For the background to the question raised by @AnonymousTibet see our post http://bit.ly/M26Qih
For the background to the question raised by @AnonymousTibet see our post http://bit.ly/M26Qih
Our colleagues who run @tibettruth recently launched an open appeal to the highly respected Chinese dissident, Mr Harry Wu and his organization the Laogai Museum, which is the leading research and campaign body on the issue of China’s slave labor camps. Having arranged last week an important meeting on the human rights situation within Tibet, it was thought that due exposure would be given to China’s forcible sterilization of Tibetan women. After all this internationally known campaigner had previously spoken out on the subject of Chinese women suffering China’s coercive birth control program, See Here so there was a hope for solidarity in exposing what is a major violation of women’s rights in occupied Tibet.
On Friday June 8th @tibettruth contacted Harry Wu and his Institute via Twitter, here’s the record of their appeal:
“@TheHarryWu We wish your Laogai Conference Every Success & Applaud Your Remarkable Courage & Integrity, However We Do Have Some Concerns >> relating to the troubling issue of China’s forced sterilizations, a subject you have spoken out upon. >> likely-hood that once again a major human rights forum on China’s tyranny will do wonderful work YET give no exposure or >> or detail to the reality that Tibetan women are also being forcibly sterilized. We naturally are troubled by such a silence >> more so when one of your main panelists, the International Campaign For Tibet, has kept shamefully silent on the fact Tibetan >> women are subject to the horrifying atrocities of China’s population control program. We shall be posting further on this >> We Have Challenged Your Guest Speaker Mary Beth Markey of the ICT to Address this question HERE http://bit.ly/LD5Huz >> As a main organizer & host for the conference on human rights violations in Tibet we call upon you & your organization to >> speak out on China’s forcible sterilization of Tibetan women. Continuing evasion and silence on this major human rights >> will completely undermine the credibility of orgs such as ICT while removing any moral integrity for them to speak >> on the issue of human rights in Tibet. We sincerely hope you may help us to ensure this subject is not ignored at your >> important conference. To that end we submit our report for your attention http://bit.ly/w5BGPn ”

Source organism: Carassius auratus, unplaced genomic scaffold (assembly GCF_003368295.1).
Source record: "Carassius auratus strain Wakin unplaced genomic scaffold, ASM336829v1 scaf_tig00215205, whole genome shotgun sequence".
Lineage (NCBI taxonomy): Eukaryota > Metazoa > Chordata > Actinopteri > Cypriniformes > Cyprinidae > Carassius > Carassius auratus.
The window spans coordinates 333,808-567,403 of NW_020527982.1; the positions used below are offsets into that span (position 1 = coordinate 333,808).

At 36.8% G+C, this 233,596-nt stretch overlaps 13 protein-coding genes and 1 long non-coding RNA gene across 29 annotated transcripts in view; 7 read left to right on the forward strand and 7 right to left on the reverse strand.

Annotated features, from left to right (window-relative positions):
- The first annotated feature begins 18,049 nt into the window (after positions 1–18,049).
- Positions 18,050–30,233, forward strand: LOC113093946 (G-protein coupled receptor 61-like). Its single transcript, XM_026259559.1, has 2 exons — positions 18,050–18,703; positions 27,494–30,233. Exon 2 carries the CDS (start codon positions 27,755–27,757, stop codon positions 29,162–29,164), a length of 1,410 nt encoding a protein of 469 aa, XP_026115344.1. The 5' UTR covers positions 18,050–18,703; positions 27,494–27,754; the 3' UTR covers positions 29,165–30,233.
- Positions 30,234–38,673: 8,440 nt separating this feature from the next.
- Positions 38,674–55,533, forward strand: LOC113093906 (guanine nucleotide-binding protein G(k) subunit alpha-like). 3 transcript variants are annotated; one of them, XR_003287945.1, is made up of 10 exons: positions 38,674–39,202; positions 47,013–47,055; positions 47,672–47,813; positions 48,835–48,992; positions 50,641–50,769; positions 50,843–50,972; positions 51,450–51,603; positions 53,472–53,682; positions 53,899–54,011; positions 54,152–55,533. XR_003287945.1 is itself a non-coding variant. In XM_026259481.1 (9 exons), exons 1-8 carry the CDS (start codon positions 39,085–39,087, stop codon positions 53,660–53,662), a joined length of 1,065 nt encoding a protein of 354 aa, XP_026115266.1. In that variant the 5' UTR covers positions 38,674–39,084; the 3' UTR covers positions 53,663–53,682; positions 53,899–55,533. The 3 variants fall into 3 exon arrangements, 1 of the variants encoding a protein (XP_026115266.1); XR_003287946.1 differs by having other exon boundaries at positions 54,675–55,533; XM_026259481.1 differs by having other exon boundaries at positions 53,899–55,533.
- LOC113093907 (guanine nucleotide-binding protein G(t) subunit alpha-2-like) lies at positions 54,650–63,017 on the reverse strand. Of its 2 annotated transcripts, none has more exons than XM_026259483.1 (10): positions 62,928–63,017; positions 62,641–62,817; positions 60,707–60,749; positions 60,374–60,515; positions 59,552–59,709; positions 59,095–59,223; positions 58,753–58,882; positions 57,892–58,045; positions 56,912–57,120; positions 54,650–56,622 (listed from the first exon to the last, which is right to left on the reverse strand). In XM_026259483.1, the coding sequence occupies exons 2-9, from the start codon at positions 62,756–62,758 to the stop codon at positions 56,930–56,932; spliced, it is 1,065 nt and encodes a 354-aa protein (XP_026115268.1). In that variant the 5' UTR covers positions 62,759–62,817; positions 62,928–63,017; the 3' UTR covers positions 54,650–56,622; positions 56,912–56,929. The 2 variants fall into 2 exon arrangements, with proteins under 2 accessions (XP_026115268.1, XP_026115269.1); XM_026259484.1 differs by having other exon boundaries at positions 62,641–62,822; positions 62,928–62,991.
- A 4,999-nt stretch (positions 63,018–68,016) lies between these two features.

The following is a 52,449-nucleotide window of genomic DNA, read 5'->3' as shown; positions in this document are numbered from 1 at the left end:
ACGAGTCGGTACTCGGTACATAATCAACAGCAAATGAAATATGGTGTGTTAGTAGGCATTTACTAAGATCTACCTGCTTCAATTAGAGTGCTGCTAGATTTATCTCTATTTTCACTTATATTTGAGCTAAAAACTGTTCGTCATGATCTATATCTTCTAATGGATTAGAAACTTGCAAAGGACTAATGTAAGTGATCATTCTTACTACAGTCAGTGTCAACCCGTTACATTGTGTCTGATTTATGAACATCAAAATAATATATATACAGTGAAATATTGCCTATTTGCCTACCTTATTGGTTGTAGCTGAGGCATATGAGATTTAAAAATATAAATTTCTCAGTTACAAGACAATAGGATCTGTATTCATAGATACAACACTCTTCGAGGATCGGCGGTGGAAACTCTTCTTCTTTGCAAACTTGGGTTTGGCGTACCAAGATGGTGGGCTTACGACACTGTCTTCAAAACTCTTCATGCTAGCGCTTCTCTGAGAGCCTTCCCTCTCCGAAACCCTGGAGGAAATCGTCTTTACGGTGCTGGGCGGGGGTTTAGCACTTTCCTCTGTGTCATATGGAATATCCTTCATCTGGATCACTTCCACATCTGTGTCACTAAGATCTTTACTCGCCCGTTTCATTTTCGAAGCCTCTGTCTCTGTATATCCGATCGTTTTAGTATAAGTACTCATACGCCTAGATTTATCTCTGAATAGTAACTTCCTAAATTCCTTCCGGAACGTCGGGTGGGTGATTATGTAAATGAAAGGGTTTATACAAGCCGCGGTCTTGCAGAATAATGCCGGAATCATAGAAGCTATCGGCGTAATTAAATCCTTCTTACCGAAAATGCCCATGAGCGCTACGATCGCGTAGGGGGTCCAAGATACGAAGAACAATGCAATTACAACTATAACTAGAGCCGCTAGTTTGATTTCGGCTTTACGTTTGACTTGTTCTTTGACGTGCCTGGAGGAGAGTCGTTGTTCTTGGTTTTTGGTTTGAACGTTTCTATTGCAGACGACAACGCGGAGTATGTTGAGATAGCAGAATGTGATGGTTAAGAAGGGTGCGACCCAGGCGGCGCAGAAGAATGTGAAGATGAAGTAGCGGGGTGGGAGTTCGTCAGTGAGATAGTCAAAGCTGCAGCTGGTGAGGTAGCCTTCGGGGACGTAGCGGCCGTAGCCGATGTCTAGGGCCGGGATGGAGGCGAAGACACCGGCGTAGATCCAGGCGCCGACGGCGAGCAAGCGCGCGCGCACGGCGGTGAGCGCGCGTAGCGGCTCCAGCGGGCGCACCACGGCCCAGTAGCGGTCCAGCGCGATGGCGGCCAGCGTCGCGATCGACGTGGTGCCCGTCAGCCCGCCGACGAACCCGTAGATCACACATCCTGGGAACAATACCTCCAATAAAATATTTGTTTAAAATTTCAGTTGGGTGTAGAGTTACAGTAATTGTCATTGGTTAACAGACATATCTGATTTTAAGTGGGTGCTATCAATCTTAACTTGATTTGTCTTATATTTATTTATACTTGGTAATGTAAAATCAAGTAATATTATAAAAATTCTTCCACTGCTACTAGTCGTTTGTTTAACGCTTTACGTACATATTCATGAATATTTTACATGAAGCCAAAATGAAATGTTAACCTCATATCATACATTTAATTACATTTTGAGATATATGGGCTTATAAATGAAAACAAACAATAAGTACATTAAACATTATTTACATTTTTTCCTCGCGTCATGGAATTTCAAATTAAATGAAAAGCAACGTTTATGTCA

For whatever reason this request was entirely ignored until on the last day of his Conference our colleagues received a private message in response to their tweets of June 12 “@LaogaiMuseum Our appeal was openly tweeted to @TheHarryWu on Friday June 8 Sadly No response >> We sincerely hope that your conference on human rights/Tibet did not ignore our appeal?” The message in reply stated:
“We apologize that we are unaware of your appeal. Please forward it to firstname.lastname@example.org, and we will ensure it gets to the appropriate people”
It was a disappointment to receive such a reply, as one of our many friends on Twitter noted “all too little too late and evading entirely the appeal made by @tibettruth”.
Reading the Conference Statement issued by Harry Wu and participants of his event there is not a single word on the atrocities being forced upon Tibetan women by China’s population control program, as anticipated by our Twitter colleagues. Once more evasion and silence has greeted this subject from those who gathered to discuss examine and condemn human rights violations in occupied Tibet. As another follower of @tibettruth stated “It’s very sad and I simply do not understand it”. Many will share that feeling at how and why such an eminent campaigner for human rights in China and a number of leading Tibetan organizations chose to ignore the forcible sterilization of Tibetan women. It is very troubling indeed and raises some key questions for Harry Wu a man of supreme integrity and amazing courage, yet whose decision to avoid this issue has invited scrutiny, as @tibettruth have since asked:
“We are asking publicly @Laogai Museum & @The HarryWu To Clarify If They Believe China’s Lie That Tibetan Women Are Not Forcibly Sterilized?” (Tweet Sent June 13)
We understand that this question continues to be ignored.
Image: courtesy of @tibettruth
During previous activities to mark International Women’s Day on the 8th March much focus was rightly given to a range of themes. Unfortunately absent from the orchestrated championing of women’s human rights has been any prominent exposure concerning communist China’s treatment of women, and in particular its coercive population-control program. This year’s program looks likely to again ignore China’s sate engineered violence against women, indeed the only visible reference to China on the International Women’s Day website is a trumpeting that this day is a Chinese national holiday, hardly a cause for celebration given the harrowing reality of China’s targeting of women for forced sterilizations.These atrocities grossly violate the principle of freedom of choice and a woman’s right to control over her own body. In occupied Tibet, East Turkestan, Southern Mongolia, Manchuria and communist China women are denied these freedoms and subject to the dictate of a male-dominated regime that inflicts a series of draconian penalties; including financial/mental/physical coercion, forced sterilizations and forced abortions.